I bet you have spotted at least one of these hashtags recently (maybe even today): #cleaneating, #lowcarb, #paleo, #weightloss, #diet, #cheatmeal or #whole30. Is it possible that these tags perpetuate lies about healthy eating? Are they being used unwittingly (which is bad), or deliberately (which is worse) by well-intentioned health practitioners? Do diet hashtags harm our health?
Do diet hashtags harm our health?
I feel that we are now living in a hashtag hell where intuitive eating, basic healthy eating and science go to die. Perhaps what is most angering is that health practitioners who claim to be against diets are using these hashtags to promote healthy eating.
Does hashtagging imply endorsement?
When dietitians and other health practitioners use these diet hashtags for recipes, it implies we agree with this idea and even promote it. It may get an article or recipe more views, but what are the long-term consequences? It hurts science, it hurts dietitians’ credibility as advocates for health and it most definitely harms followers — the very people dietitians claim to want to inspire to be healthier.
As dietitians, we tout ourselves to be pursuers of science — but somewhere along the way we’ve given in to click bait and become beholden to likes and shares.
Is hashtagging the heck out of recipes helpful? No. People with Celiac disease (an allergy to gluten) already know if a recipe contains gluten or not- no hashtag needed. Same goes for people with other legitimate food allergies and sensitivities — they are already aware of what ingredients they should avoid AND how to substitute for them. If they don’t, you could always include that in the article rather than hashtagging a fad diet.
I come across so many health practitioners who state that they believe that “dieting doesn’t work” and that they advocate for “mindful eating,” but these same people are hashtagging their recipes as #glutenfree, #paleo and #lowcarb. It is basically the same as endorsing these diets — the very thing you state you are against. Are they co-opting the currently popular “non-diet” or “mindful eating” message, or do they simply not understand that eating paleo or low-carb is dieting? To learn more about mindful and intuitive eating, read this and this on Lisa’s blog.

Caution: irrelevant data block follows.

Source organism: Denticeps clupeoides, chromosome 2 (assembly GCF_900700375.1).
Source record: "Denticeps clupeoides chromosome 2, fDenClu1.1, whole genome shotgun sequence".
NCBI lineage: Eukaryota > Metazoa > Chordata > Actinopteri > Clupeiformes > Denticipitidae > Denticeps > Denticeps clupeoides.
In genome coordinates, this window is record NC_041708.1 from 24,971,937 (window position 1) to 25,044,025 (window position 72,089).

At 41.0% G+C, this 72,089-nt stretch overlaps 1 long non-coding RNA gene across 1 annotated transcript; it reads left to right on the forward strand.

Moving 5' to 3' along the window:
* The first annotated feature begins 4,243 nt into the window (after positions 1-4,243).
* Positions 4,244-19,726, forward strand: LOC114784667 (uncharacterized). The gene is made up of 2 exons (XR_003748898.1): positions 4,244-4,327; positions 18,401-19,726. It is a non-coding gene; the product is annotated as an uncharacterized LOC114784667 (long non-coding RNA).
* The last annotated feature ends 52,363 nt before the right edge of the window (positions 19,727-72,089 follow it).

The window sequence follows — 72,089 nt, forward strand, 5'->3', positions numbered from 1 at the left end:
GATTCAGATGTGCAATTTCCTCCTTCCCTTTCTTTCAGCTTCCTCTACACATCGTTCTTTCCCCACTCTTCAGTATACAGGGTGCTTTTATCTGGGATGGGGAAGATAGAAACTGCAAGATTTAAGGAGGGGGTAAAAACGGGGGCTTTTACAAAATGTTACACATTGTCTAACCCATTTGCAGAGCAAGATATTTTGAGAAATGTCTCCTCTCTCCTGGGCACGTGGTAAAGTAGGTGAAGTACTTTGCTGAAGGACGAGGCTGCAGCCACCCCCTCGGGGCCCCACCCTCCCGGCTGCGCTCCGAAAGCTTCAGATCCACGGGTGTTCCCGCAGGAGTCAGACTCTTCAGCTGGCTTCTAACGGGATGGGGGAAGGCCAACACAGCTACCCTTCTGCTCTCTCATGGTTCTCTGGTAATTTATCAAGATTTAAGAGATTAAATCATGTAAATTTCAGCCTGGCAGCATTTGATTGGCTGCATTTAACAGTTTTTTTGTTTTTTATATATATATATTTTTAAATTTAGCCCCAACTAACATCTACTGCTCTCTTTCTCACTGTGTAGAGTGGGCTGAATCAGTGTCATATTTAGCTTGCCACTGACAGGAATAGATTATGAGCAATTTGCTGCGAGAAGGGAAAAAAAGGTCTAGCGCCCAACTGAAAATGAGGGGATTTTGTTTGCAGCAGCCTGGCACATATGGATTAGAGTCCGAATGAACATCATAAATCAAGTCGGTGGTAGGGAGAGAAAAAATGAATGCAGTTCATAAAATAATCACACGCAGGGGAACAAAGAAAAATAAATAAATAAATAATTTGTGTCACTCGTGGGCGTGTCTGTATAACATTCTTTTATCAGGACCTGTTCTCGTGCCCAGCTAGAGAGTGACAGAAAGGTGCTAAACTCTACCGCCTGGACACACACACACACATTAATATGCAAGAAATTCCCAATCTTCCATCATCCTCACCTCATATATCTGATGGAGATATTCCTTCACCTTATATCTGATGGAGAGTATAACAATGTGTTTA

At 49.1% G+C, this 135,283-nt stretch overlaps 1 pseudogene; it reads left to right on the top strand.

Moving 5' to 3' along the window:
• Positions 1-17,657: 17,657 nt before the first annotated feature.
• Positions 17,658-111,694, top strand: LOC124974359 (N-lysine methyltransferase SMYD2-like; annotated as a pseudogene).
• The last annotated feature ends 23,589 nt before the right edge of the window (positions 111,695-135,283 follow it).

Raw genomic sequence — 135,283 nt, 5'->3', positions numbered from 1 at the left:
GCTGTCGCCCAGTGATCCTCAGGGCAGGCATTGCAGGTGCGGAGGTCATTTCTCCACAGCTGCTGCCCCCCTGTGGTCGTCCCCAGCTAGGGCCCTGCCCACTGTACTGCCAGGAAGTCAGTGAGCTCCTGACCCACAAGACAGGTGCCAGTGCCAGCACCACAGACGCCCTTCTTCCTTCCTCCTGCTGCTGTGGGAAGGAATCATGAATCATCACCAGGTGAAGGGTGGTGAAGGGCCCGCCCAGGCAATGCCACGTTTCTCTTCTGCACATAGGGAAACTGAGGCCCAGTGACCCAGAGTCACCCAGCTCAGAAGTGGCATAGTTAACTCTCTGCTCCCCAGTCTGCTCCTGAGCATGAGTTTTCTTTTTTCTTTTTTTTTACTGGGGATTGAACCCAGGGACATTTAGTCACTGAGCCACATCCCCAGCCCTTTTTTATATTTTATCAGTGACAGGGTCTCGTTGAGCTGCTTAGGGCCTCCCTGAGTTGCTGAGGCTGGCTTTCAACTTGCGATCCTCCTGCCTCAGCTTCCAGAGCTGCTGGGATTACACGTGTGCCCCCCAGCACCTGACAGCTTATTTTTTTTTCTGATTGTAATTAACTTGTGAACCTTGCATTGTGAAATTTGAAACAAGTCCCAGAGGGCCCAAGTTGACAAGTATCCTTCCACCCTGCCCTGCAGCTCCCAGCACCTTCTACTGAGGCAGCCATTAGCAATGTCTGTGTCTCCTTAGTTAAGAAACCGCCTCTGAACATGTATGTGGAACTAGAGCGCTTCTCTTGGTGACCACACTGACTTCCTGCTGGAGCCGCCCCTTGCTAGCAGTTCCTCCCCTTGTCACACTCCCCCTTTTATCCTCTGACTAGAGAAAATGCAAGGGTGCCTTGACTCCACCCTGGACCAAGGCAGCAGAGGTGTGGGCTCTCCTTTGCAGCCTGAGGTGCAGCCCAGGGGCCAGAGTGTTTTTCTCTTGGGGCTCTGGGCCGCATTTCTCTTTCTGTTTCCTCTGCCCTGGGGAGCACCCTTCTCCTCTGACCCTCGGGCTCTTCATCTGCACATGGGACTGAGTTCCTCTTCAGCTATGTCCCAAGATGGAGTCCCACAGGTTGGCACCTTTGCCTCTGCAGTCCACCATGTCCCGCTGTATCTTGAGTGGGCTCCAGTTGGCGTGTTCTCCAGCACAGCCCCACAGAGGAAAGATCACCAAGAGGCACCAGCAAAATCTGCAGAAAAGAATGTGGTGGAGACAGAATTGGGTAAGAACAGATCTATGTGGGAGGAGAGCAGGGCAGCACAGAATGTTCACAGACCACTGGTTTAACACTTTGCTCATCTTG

No diet has been proven to really “work”
Giving in to the crazy diet world that includes the “low-fat,” “gluten-free,” “low-carb,” “paleo,” “high-protein” or “clean-eating” movements is giving up on science AND giving up on the pursuit of what really helps us be healthy. As dietitians, we tout ourselves to be pursuers of science — but somewhere along the way we’ve given in to click bait and become beholden to likes and shares. Let me be clear: there is a big difference between using a hashtag to indicate that you talking about the harmful effects or futility of certain diets and actually promoting the diet.
It is wrong to promote yourself as an advocate for mindful or (especially) intuitive eating and the non-diet movement while using diet hashtags.
If most diets fail to help their followers keep the weight off in the long run, AND there are major physical and mental consequences of following them, how can we say we are helping our clients pursue health? How can we say we have our clients’ best interests in mind when the failure rate of diets is up to 95 per cent and weight yoyoing leads to poorer health?
Calling yourself an anti-diet advocate means ditching the diet hashtags
It is wrong to promote yourself as an advocate for mindful or (especially) intuitive eating and the non-diet movement while using diet hashtags. No matter how popular or trendy these hashtags are, by using them we are promoting the idea that we need to adhere to a specific diet to be healthy or, worse, that we need to lose weight (or be at a certain weight) to be healthy.
Whether it’s #cleaneating, #lowcarb, #paleo or whatever diet is currently trending, at the end of the day they are still diets — lies about improving health, making you happier or ever leading to any form of sustainable weight loss.
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